Bank of England’s failure to police pension funds made mini-Budget crash worse, Lords say
The Bank of England’s failure to police pension funds made the mini-Budget crash worse, an influential group of Lords has said, in a report likely to fuel debate over the collapse of Liz Truss' premiership.
The upper chamber’s industry and regulators committee said the Bank, the City watchdog and The Pensions Regulator (TPR) all failed to sufficiently focus on the risks associated with so-called liability-driven investment strategies (LDIs) used by pension funds.
Lord Clive Hollick, the Labour peer who chairs the committee, said the regulators “were all blindsided”, adding: “The reality is they all missed it so they all have a responsibility here.”
The intervention comes just days after Liz Truss hit out against the “left wing economic establishment” for bringing her chaotic premiership to an end. Ms Truss argued in an essay in The Telegraph she was never given a “realistic chance” to implement her radical plans.
LDI strategies were at the centre of the crisis in financial markets late last year that forced the Bank to intervene and contributed to Ms Truss's resignation.
LDIs are derivatives meant to help insulate pension funds from the impact of inflation. However, the structure of the products meant that soaring bond yields in the wake of September's mini-Budget led to large cash calls on pension funds.
Problems were particularly acute because retirement businesses had used borrowed money to invest in LDIs, prompting fears that many British retirement funds could implode.
Lord Hollick said: “If it were not for the use of leveraged LDI, then it is likely there would only have been some volatility and a market correction, rather than a downward spiral in government debt markets that threatened the UK’s financial stability and led to significant losses as pension fund assets had to be sold in order to meet LDI liquidity requirements.”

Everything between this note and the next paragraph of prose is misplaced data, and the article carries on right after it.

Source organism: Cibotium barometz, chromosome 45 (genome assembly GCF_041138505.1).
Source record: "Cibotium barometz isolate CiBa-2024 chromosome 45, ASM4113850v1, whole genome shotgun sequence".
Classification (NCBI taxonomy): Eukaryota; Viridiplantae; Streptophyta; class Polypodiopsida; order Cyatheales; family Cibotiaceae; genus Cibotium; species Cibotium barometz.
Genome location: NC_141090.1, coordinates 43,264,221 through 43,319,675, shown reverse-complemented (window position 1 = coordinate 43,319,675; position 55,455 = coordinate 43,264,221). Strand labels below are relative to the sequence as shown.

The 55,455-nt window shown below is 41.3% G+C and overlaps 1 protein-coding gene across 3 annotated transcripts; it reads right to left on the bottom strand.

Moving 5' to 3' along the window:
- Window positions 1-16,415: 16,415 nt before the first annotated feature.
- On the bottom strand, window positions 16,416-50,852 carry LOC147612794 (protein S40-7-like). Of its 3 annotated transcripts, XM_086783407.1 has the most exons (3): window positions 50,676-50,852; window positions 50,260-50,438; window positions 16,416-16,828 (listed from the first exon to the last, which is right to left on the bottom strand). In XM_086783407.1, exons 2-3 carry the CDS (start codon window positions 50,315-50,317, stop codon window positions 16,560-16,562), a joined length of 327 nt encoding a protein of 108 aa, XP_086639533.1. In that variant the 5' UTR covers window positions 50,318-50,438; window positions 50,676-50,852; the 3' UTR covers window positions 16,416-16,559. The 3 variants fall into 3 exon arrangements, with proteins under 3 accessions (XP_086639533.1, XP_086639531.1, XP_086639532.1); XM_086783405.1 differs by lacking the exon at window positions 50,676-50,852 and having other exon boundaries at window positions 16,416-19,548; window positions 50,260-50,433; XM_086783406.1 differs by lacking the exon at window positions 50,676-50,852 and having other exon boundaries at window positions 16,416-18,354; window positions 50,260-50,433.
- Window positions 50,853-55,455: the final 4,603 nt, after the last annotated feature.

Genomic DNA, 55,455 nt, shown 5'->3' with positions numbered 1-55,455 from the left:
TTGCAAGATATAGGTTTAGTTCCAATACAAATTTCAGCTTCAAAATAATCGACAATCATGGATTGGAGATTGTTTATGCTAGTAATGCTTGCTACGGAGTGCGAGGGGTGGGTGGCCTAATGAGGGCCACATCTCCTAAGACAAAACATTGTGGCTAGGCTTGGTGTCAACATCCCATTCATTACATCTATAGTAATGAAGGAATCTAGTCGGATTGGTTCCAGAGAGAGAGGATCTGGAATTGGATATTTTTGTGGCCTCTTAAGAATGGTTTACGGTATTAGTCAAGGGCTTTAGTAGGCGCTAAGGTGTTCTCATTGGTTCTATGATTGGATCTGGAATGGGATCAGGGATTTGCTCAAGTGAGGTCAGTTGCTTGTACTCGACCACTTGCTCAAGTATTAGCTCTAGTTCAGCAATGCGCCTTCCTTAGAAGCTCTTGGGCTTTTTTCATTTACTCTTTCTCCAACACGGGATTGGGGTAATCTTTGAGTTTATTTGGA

Writing in The Telegraph on Sunday, Ms Truss said she had researched LDIs since her defenestration and was “shocked” by what she discovered.
She said: “At no point during any of the preparations for the mini-Budget had any concerns about [LDIs] and the risk they posed to bond markets been mentioned at all to me, the chancellor or any of our teams by officials at the Treasury.”
In a veiled swipe at Andrew Bailey, she added that she was only alerted to issues with LDIs the Monday after the mini-Budget “at which point the Bank of England governor was wanting to make a statement on LDIs”.
In a letter to City minister Andrew Griffith and Pensions minister Laura Trott, the Lords committee said the Government should look at giving the Bank’s Prudential Regulation Authority a role in overseeing pension schemes and give TPR a statutory duty to consider the impacts of the pensions sector on the wider financial system
The letter follows an investigation by the Lords committee into September’s market chaos, which forced Threadneedle Street to launch an emergency bond-buying programme to stabilise the market.
A spokesperson for TPR said: “We note the committee’s recommendations and are already taking action to learn lessons and address many of the issues raised, while operating within the scope of our statutory objectives. We will work with our key partners to consider other areas of focus set out by the Committee.”
A spokesman for the Financial Conduct Authority said: “During this unprecedented period of volatility, we worked closely with the Bank of England and the Pension Regulator as well as the fund managers to quickly improve the resilience of LDI portfolios.
“We are continuing to work closely with regulatory partners, domestically and internationally, so that any lessons necessary are learned from these extreme events. And we are continuing to supervise fund managers on how they build their resilience to possible future volatility.”
The Bank of England declined to comment.